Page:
Big-hearted people in Madurai ensure that Festival of Lights is celebrated at orphanages and old age homes
When asked what their favourite festival was, the reply from the 40 children at Bethany Children’s Home near Kalavasal was unanimous: “Deepavali,” they shout in unison with shining eyes and wide smiles.
The festival of lights sees crowded textile shops and jewellery stores and most people are constantly planning on what to buy next and thinking of how to grandly celebrate the festival.
For the many people who can only dream of a celebration, big-hearted people in the city are seeing to that festivities take place in the many orphanages, justifying the spirit of the joy of giving.
Most orphanages and homes for children have a long list of requirements during Deepavali — oil for the auspicious oil bath, provisions for special meals, sweets, crackers for the children and new dresses. “Since all the children here go to school, they know how the other children in their classes celebrate with their families. We have to make sure that they are not deprived of anything during Deepavali and ensure that they are just as happy as anybody else and get to partake in all the festivities,” says Joseph Benziger, founder of Bethany Children’s Home
The home which houses orphans and destitute children has been able to celebrate a grand Deepavali in the past decade thanks to generous donors and sponsors. “We had three special meals on Deepavali last year and received new dresses and crackers,” recalls S. Muthupandi, a student of class VI at the home.
Not the first choice
Old age homes are, however, not the first choice for many people during a celebration. “Most people prefer to commemorate sober events such as death anniversaries by sponsoring a meal. We get very few requests from people who want to celebrate their birthdays or such festivals with the elderly,” rues K.V. Vijaya Praksh, Manager at HelpAge India, Madurai.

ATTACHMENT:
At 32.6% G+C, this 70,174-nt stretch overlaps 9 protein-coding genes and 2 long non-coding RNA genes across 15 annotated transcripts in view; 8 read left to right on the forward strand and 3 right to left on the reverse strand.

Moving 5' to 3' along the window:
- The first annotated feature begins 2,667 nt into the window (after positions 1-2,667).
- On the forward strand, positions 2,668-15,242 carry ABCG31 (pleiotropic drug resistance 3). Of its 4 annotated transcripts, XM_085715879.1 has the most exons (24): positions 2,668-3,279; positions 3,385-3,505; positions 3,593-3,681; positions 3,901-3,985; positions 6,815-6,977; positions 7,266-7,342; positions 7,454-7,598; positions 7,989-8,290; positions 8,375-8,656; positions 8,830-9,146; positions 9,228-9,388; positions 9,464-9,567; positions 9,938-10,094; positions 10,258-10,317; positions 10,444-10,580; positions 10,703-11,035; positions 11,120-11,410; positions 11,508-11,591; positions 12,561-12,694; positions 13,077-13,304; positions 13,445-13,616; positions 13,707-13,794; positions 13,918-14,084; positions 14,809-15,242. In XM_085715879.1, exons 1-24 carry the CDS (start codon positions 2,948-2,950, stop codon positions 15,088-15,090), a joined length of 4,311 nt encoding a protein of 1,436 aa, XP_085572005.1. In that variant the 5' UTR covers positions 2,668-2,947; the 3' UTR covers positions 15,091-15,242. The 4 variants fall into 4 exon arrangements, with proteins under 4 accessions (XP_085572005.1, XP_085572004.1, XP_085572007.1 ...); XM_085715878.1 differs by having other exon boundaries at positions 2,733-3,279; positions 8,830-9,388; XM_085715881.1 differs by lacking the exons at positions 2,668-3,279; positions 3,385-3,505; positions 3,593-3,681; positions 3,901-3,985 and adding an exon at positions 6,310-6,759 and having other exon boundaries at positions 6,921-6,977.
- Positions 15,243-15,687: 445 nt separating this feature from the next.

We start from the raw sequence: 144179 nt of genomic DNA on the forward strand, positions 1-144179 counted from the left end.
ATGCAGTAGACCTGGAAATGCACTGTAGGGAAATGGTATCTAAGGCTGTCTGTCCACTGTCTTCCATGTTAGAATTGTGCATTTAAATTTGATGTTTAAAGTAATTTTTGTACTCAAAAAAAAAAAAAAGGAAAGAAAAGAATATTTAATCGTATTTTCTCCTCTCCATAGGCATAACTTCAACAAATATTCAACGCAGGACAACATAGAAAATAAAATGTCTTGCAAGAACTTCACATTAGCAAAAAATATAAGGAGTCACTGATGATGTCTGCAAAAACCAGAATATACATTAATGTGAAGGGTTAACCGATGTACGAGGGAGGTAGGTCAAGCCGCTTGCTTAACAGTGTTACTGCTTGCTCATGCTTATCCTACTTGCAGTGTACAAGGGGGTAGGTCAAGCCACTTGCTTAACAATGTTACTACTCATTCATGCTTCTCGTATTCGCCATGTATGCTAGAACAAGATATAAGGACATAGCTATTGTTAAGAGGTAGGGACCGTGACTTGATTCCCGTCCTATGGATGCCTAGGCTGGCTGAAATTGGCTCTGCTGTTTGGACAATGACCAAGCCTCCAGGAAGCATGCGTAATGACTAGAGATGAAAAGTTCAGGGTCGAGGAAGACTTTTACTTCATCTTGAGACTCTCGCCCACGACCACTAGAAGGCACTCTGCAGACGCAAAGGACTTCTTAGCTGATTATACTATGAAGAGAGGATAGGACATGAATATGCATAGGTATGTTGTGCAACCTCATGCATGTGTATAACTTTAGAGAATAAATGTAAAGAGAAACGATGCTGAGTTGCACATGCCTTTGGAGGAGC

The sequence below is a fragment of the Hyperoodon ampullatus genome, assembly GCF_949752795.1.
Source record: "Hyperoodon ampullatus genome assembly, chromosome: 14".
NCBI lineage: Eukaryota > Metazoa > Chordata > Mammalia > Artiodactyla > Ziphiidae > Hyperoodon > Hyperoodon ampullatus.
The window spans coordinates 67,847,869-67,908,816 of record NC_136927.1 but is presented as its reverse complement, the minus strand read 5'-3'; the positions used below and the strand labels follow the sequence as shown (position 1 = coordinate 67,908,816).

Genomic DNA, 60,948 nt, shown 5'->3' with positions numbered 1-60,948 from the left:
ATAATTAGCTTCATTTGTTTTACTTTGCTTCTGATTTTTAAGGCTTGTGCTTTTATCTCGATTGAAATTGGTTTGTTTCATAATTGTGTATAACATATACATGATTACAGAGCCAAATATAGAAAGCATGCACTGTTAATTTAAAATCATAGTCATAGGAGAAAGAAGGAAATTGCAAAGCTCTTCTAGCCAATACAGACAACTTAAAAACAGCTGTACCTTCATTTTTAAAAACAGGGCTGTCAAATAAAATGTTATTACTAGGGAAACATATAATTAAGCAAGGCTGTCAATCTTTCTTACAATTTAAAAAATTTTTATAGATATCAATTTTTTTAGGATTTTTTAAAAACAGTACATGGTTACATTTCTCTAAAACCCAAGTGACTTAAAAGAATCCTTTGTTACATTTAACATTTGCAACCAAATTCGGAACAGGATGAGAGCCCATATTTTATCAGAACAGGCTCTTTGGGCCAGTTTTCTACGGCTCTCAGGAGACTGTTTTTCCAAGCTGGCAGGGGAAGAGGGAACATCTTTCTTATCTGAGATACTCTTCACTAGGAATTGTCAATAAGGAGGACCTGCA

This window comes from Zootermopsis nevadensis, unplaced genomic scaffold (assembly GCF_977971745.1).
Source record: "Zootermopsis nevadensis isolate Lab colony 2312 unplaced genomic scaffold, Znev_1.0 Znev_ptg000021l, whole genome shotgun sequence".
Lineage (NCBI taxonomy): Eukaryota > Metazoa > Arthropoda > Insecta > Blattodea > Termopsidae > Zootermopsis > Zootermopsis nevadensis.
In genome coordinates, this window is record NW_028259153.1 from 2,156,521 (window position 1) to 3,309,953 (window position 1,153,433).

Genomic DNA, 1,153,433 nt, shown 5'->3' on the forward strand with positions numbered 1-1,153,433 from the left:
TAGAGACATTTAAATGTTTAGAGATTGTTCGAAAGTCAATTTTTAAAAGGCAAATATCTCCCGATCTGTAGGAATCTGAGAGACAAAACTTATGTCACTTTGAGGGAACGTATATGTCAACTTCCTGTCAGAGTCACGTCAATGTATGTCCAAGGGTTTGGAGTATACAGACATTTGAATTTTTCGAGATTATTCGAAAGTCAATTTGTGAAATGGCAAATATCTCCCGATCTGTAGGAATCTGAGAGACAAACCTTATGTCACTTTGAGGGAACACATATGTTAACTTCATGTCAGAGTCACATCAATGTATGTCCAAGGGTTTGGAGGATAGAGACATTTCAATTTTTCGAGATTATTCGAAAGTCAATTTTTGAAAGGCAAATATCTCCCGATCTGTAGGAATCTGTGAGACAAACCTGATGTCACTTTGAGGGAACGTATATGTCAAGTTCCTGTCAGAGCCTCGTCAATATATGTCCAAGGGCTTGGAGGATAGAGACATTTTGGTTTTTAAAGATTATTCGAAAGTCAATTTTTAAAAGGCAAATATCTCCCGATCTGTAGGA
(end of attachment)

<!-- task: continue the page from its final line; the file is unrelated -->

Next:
“If people visited the home and spent time with the inmates during festivals and birthdays, the celebration will bring them happiness and we hope more people consider spending Deepavali with old age home inmates,” he says.
Most old age homes, however, prefer contributions in the form of financial aid or groceries. “When people chose to distribute sweet boxes during Deepavali or bring rich food, they overlook the fact that many inmates are diabetics while others cannot eat spicy food,” explains Mr. Prakash.
“Financial aid or provisions can ensure that a healthy meal is cooked according to the requirements of the inmates. Provisions can also be used over a period of time,” he adds.
While a few Trusts and homes are able to afford advertisements and pamphlets during festive occasions, a few others say that maintaining websites and posting contact details online has helped benefactors find them. “We maintain a functional website for the home as well as have our contact details listed on an online directory. Many of our donors have found us on our website and we haven’t had the need to advertise,” said Mr. Joseph.
Many organisations maintain a detailed record of donors from the past and send out letters during the festive season. Organisations such as HelpAge India maintain a detailed list of old age homes in the city. “When we get calls from people willing to donate fund or provisions, we put them across to old age homes as people aren’t sure of the homes in the city or where they’re located,” explains Mr. Prakash.
While some people offer to sponsor a meal during the day in advance, many others offer to bring food or sweets and distribute them to children in the city orphanages or inmates at the old age homes. “Many chose to come in person and distribute the food and sweets to the children and inmates as well as partake in celebrations with them since they feel immensely happy to see the joy on the children’s faces,” says Pauline Rani, Managing Trustee of Pneuma Trust, a home for orphans and abandoned children.
“We encourage people to come directly as well. While we do have benefactors who donate and sponsor, many do believe coming as a family and especially bringing along their children is valuable,” she explains.
Echoing her point, a class VIII student from a children’s home in the city says visitors who came to the home last Deepavali celebrated by bursting crackers with them and that they had a great time.
The children at Bethany Home have already started to paint and make colourful greeting cards for their school friends and neighbours. “We also give them to people who come and visit us on Deepavali,” says a child as he confidently holds up a stack of cards made for the people who are going to brighten up his day.